Theories of Radiant Panel Heating

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All heat sources produce radiant energy. Radiant energy is transmitted through air in the form of electromagnetic waves. Unlike forced air heating systems that depend on heating the air, radiant energy does not require forced air to heat a space. Radiant energy travels in straight lines from the source and when electromagnetic waves come in contact with a solid body the energy is
absorbed and converted into heat at the surface. Electromagnetic waves are measured in Microns that range between visible light at 0.72 Microns and radio waves at over 1,000 Microns, see figure 1. The longer the wavelength or higher the Micron value the lower the source temperature. The AS‐series radiant panel emits radiant wavelengths between 8‐10 Microns with a panel surface
temperature of 150°F ‐ 170ºF, which will provide efficient comfort heating up to a distance of 20 feet with little losses to the surroundings.

Thermal Comfort

Comfort depends on more than just air temperature as surrounding surfaces also come into play. For example, you may experience feeling chilled sitting near a cold window even if the air temperature is comfortable. Comfort can be maintained with the use of Indeeco AS‐series radiant panels that are quick to respond. Due to their low thermal mass they can reach operating temperatures within three to five minutes. With the use of advanced Energy Star rated Indeeco controls with proportional relays and programmable controllers comfort can be accurately maintain even under varying load conditions. Additionally, the surface geometry of the Indeeco radiant panels provides wide‐angle dispersion of the radiant heat energy into the space.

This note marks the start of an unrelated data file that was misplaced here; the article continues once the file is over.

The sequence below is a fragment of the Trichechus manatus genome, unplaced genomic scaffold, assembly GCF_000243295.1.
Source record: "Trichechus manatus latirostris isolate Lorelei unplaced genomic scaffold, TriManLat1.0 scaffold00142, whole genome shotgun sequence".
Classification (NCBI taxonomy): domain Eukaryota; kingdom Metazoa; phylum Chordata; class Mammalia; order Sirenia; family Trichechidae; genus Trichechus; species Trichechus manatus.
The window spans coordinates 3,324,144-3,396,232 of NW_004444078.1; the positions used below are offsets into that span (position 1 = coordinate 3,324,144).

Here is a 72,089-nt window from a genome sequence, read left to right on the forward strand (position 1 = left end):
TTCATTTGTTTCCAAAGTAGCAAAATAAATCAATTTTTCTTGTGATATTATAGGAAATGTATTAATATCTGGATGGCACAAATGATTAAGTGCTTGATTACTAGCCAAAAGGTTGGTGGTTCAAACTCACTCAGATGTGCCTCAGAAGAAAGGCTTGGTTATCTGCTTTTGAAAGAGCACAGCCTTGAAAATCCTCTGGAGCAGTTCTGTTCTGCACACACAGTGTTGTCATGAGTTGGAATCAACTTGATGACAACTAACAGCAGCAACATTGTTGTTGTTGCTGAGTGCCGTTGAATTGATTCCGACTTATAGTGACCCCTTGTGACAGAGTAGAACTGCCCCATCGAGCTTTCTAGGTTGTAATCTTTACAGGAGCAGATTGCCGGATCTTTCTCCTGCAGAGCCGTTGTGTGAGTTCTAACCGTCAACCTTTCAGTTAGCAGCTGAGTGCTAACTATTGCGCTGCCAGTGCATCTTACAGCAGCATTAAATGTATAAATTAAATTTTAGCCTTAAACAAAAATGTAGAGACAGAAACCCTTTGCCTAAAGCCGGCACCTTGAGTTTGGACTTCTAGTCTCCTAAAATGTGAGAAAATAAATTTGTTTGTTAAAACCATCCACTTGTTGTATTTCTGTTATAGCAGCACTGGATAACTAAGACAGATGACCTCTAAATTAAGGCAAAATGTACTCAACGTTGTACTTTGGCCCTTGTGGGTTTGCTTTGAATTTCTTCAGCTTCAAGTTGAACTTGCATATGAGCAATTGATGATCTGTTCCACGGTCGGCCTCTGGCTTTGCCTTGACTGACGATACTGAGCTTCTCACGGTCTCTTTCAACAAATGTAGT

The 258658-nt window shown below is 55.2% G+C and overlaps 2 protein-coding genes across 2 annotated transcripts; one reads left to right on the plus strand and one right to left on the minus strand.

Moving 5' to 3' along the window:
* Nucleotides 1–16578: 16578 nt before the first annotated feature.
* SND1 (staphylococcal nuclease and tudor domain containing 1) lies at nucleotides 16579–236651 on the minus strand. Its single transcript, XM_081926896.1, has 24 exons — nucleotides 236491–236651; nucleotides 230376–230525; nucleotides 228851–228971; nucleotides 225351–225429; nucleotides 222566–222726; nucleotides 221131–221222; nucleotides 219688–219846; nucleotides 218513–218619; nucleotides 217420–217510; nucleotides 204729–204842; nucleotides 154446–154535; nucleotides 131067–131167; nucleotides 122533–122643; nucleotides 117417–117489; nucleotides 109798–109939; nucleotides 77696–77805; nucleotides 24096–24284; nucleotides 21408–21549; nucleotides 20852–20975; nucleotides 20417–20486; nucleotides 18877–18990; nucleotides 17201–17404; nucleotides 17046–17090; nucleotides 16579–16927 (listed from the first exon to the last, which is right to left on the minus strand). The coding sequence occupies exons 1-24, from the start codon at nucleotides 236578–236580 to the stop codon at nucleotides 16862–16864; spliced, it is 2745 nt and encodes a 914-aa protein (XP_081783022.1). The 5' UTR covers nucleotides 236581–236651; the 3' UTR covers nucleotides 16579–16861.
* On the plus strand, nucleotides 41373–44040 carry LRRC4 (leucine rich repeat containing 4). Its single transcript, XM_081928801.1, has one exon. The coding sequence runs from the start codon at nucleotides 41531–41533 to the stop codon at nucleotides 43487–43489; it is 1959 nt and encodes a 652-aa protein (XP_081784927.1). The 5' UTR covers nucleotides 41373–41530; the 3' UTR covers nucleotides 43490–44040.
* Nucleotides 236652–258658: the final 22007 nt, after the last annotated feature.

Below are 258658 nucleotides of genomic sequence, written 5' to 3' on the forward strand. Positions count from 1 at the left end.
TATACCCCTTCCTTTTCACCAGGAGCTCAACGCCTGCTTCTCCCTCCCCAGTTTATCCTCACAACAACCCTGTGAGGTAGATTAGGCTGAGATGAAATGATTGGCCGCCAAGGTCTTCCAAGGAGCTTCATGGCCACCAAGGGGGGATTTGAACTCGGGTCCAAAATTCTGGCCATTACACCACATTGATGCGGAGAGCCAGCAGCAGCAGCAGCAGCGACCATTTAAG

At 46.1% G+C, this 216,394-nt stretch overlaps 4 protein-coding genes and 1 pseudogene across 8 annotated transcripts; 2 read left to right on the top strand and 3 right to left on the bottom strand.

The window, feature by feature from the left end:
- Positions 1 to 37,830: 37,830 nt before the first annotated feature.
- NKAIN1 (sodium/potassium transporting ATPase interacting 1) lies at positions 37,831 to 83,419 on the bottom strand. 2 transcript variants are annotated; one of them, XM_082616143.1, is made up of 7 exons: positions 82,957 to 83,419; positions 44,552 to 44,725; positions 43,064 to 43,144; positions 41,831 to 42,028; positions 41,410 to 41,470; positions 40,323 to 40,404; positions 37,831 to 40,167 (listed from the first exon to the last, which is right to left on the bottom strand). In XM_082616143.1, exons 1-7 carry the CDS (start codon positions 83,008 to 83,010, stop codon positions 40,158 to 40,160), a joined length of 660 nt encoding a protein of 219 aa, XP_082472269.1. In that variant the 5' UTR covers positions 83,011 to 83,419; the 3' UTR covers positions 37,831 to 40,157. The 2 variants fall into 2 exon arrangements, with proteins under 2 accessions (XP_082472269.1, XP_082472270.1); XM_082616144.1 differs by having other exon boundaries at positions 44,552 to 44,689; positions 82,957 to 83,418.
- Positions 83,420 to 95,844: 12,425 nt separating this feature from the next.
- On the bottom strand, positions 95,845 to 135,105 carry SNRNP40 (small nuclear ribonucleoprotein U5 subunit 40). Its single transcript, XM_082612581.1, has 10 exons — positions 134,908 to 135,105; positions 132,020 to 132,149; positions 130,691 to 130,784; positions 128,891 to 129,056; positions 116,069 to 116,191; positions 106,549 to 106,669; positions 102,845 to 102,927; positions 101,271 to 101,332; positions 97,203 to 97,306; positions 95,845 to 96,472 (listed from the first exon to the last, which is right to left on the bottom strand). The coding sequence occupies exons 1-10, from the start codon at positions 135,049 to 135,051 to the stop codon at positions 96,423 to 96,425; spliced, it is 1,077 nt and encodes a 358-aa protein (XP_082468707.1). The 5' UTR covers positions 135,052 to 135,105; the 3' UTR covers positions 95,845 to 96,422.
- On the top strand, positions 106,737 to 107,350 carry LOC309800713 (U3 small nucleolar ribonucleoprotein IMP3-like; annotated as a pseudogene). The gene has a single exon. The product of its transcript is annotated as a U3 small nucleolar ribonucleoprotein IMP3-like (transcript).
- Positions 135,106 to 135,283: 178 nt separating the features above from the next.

Energy Efficiencies

Researchers at the NAHB Research Center found that heating a space with ceiling mounted electric radiant panels produced energy savings of 33 percent compared to a heat pump (forced air system) and 52 percent compared to baseboard heaters (convection system). The research project, completed in May 1994, was sponsored by the U.S. Department of Energy and the NAHB Research Center.

LEED Considerations

How does a building become a “green” building? Through design and construction that concentrates on:

  • Conserving water
  • Reducing energy consumption
  • Reducing the depletion of natural resources and materials
  • Creating a sustainable site
  • Use of innovative design
  • Improving indoor environmental quality

LEED awards points can be credited for building designs that are energy‐efficient and have environmentally friendly features. The following categories can be reviewed for award points with the installation of energy‐efficient radiant panels.

  • Thermal Comfort: Design (1 point)
  • Thermal Comfort: Controllability of System (1 point)
  • Thermal Comfort: Verification (1 point)
  • Energy Efficiency (up to 10 points)

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